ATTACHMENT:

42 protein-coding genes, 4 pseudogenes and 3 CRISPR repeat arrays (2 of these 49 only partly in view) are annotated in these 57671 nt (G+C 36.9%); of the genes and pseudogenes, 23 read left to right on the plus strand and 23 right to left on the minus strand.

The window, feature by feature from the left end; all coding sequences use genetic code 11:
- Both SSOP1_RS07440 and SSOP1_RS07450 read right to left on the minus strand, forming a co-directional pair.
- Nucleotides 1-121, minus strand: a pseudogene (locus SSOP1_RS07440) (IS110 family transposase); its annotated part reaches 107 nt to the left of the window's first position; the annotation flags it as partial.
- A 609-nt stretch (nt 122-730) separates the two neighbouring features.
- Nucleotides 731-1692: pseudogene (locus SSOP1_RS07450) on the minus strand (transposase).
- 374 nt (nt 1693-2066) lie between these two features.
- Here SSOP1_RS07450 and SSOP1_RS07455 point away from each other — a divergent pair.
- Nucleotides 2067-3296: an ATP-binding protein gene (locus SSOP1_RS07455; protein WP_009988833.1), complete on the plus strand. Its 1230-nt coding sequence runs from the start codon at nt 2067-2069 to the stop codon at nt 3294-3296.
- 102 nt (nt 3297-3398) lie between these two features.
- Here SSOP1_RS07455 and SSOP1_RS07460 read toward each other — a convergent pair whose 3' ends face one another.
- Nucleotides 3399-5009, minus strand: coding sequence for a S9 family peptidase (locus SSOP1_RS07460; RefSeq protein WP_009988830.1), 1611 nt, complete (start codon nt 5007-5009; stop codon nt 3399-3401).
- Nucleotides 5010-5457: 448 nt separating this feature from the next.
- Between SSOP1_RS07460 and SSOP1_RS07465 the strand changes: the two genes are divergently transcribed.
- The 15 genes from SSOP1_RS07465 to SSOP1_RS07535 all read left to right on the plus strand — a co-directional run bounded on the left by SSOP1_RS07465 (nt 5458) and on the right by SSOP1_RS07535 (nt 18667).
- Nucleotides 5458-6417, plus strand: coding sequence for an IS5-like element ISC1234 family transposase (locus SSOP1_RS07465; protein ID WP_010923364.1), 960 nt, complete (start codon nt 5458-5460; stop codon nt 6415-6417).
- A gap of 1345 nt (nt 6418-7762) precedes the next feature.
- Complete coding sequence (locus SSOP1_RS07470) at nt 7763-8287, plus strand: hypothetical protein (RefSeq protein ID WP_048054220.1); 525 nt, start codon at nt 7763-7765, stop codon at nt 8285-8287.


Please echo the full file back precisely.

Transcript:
42 protein-coding genes, 4 pseudogenes and 3 CRISPR repeat arrays (2 of these 49 only partly in view) are annotated in these 57671 nt (G+C 36.9%); of the genes and pseudogenes, 23 read left to right on the plus strand and 23 right to left on the minus strand.

The window, feature by feature from the left end; all coding sequences use genetic code 11:
- Both SSOP1_RS07440 and SSOP1_RS07450 read right to left on the minus strand, forming a co-directional pair.
- Nucleotides 1-121, minus strand: a pseudogene (locus SSOP1_RS07440) (IS110 family transposase); its annotated part reaches 107 nt to the left of the window's first position; the annotation flags it as partial.
- A 609-nt stretch (nt 122-730) separates the two neighbouring features.
- Nucleotides 731-1692: pseudogene (locus SSOP1_RS07450) on the minus strand (transposase).
- 374 nt (nt 1693-2066) lie between these two features.
- Here SSOP1_RS07450 and SSOP1_RS07455 point away from each other — a divergent pair.
- Nucleotides 2067-3296: an ATP-binding protein gene (locus SSOP1_RS07455; protein WP_009988833.1), complete on the plus strand. Its 1230-nt coding sequence runs from the start codon at nt 2067-2069 to the stop codon at nt 3294-3296.
- 102 nt (nt 3297-3398) lie between these two features.
- Here SSOP1_RS07455 and SSOP1_RS07460 read toward each other — a convergent pair whose 3' ends face one another.
- Nucleotides 3399-5009, minus strand: coding sequence for a S9 family peptidase (locus SSOP1_RS07460; RefSeq protein WP_009988830.1), 1611 nt, complete (start codon nt 5007-5009; stop codon nt 3399-3401).
- Nucleotides 5010-5457: 448 nt separating this feature from the next.
- Between SSOP1_RS07460 and SSOP1_RS07465 the strand changes: the two genes are divergently transcribed.
- The 15 genes from SSOP1_RS07465 to SSOP1_RS07535 all read left to right on the plus strand — a co-directional run bounded on the left by SSOP1_RS07465 (nt 5458) and on the right by SSOP1_RS07535 (nt 18667).
- Nucleotides 5458-6417, plus strand: coding sequence for an IS5-like element ISC1234 family transposase (locus SSOP1_RS07465; protein ID WP_010923364.1), 960 nt, complete (start codon nt 5458-5460; stop codon nt 6415-6417).
- A gap of 1345 nt (nt 6418-7762) precedes the next feature.
- Complete coding sequence (locus SSOP1_RS07470) at nt 7763-8287, plus strand: hypothetical protein (RefSeq protein ID WP_048054220.1); 525 nt, start codon at nt 7763-7765, stop codon at nt 8285-8287.